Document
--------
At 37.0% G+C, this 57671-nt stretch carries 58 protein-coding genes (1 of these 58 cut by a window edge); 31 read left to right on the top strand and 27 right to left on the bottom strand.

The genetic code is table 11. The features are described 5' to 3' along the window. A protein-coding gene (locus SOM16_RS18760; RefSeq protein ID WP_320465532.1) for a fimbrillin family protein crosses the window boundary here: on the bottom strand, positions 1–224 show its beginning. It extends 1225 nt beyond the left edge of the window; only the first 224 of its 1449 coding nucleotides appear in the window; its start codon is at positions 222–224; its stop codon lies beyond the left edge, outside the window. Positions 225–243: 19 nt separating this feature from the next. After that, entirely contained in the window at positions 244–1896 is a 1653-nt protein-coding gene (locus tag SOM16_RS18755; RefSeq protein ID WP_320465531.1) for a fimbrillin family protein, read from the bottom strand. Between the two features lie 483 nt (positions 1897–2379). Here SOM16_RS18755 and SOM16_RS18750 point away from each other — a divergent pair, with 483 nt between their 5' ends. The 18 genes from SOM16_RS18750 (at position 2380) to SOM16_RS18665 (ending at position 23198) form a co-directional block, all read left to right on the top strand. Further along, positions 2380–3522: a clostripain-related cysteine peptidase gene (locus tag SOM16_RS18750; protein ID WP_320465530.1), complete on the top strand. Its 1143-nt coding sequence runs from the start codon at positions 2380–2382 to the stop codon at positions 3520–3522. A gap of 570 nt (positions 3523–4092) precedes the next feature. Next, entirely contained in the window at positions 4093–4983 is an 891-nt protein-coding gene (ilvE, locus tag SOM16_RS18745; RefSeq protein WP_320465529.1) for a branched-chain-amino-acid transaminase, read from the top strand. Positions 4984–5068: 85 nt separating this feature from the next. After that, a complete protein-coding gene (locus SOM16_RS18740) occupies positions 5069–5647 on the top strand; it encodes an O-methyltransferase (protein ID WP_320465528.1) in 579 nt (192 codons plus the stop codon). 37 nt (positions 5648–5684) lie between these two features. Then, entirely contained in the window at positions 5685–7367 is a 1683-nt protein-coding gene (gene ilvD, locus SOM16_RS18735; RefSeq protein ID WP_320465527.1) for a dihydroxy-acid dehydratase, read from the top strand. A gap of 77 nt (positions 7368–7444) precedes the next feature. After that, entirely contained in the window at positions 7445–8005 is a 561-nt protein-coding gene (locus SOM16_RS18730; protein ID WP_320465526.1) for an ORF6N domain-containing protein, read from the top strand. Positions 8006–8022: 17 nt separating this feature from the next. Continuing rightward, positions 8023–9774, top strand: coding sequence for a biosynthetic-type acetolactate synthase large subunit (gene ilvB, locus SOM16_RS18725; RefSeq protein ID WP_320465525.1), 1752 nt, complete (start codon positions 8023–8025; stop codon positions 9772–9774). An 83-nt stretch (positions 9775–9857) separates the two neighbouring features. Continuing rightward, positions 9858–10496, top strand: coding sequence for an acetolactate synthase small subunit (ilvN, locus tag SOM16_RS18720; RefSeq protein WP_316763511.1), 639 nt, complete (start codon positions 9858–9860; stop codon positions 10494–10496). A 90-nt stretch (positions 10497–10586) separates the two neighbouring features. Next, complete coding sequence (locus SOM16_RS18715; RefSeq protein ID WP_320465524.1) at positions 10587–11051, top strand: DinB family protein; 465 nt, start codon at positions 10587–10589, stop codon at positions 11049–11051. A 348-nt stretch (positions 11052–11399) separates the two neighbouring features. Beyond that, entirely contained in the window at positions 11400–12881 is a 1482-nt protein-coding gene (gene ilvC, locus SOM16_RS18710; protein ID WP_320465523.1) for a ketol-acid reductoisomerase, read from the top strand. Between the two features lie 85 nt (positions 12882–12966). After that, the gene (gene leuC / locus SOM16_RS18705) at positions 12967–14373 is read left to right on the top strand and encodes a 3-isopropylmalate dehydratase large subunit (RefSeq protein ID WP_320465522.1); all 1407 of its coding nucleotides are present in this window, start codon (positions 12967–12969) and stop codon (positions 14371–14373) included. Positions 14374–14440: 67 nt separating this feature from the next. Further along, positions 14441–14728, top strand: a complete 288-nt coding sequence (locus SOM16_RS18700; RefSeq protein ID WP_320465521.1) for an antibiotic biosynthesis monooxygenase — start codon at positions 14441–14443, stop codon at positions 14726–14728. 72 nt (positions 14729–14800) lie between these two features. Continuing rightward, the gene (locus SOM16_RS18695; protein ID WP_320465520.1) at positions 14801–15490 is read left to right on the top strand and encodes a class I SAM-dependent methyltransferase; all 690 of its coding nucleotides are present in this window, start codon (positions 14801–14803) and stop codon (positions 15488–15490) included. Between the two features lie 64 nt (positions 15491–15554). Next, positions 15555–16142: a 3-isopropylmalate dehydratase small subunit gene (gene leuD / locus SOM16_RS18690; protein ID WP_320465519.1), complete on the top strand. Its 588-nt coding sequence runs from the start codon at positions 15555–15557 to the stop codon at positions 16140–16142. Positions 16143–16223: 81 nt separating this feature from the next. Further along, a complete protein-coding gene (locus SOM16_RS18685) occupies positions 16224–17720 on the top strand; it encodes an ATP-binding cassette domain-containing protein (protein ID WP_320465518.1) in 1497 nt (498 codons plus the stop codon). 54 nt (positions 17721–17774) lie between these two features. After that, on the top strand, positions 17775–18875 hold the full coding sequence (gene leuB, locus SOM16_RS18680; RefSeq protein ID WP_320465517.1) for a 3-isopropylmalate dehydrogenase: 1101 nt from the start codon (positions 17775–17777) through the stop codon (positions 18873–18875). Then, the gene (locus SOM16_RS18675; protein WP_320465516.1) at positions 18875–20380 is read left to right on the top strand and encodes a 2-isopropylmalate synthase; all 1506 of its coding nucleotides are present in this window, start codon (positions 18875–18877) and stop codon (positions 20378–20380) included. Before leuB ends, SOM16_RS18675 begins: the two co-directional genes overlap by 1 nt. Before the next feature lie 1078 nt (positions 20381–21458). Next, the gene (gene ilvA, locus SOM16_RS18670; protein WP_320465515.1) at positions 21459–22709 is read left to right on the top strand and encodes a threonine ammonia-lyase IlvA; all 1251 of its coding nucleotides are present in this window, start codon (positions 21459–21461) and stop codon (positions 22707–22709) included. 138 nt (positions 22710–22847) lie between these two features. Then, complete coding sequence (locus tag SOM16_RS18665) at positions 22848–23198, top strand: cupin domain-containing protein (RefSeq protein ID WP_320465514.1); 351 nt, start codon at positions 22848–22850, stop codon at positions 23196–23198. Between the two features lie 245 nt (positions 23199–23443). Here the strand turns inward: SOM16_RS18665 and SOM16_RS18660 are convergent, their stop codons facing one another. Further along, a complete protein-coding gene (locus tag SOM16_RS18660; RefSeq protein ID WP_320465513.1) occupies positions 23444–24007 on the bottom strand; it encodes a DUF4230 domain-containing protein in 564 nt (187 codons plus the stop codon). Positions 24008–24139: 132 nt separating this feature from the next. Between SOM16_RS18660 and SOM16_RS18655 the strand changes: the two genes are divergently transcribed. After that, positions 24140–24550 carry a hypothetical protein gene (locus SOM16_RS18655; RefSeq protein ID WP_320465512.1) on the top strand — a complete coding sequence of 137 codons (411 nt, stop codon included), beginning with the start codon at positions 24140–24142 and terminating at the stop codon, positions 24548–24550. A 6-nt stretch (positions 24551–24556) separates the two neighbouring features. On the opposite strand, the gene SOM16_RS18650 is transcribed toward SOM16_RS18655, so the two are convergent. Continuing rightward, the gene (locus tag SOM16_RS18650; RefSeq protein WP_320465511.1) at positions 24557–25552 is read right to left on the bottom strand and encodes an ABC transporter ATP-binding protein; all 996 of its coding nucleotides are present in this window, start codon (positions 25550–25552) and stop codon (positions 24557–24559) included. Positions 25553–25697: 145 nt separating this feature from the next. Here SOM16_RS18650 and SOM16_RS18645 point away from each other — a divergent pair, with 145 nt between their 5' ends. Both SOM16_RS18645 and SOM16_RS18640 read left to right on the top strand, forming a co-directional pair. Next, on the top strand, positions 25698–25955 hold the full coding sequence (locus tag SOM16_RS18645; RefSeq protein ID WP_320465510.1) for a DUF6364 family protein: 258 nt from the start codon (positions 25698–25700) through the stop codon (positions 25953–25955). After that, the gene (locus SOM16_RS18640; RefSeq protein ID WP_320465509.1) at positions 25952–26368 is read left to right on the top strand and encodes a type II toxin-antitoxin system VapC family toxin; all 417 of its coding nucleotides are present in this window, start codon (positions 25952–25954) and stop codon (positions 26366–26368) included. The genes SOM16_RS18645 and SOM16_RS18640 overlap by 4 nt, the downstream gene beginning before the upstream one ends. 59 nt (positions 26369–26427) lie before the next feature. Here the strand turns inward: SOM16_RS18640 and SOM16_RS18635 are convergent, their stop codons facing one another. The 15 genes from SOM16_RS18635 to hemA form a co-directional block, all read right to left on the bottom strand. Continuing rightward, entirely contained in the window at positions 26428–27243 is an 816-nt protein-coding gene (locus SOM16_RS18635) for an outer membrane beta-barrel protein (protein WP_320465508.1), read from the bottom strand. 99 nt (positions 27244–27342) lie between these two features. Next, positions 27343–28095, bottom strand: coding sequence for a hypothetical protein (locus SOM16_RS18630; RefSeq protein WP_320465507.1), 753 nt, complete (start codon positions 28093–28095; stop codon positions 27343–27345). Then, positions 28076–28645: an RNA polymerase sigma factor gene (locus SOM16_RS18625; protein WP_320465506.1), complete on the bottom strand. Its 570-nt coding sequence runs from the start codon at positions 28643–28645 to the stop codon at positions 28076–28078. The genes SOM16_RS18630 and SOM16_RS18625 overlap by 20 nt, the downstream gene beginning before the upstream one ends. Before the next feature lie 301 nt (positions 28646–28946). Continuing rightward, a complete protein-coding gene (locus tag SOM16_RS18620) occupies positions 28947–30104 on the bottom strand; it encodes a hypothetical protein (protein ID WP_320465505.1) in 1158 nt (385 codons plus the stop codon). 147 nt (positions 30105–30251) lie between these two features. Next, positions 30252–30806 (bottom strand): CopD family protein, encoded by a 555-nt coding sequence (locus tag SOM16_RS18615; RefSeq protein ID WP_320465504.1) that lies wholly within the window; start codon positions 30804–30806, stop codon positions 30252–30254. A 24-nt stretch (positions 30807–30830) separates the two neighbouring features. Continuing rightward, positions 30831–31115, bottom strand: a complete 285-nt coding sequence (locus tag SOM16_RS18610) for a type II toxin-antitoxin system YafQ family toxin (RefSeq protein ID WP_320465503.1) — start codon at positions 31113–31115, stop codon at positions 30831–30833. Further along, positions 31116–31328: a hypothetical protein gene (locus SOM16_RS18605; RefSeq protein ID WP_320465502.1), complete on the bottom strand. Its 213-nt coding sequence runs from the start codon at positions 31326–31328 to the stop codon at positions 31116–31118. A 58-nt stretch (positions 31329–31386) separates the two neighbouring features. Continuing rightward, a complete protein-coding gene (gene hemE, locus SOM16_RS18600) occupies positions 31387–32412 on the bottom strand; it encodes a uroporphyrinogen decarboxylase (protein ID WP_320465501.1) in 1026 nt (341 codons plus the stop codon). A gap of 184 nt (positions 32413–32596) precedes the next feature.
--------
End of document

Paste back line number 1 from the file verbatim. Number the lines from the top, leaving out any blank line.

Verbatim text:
At 37.0% G+C, this 57671-nt stretch carries 58 protein-coding genes (1 of these 58 cut by a window edge); 31 read left to right on the top strand and 27 right to left on the bottom strand.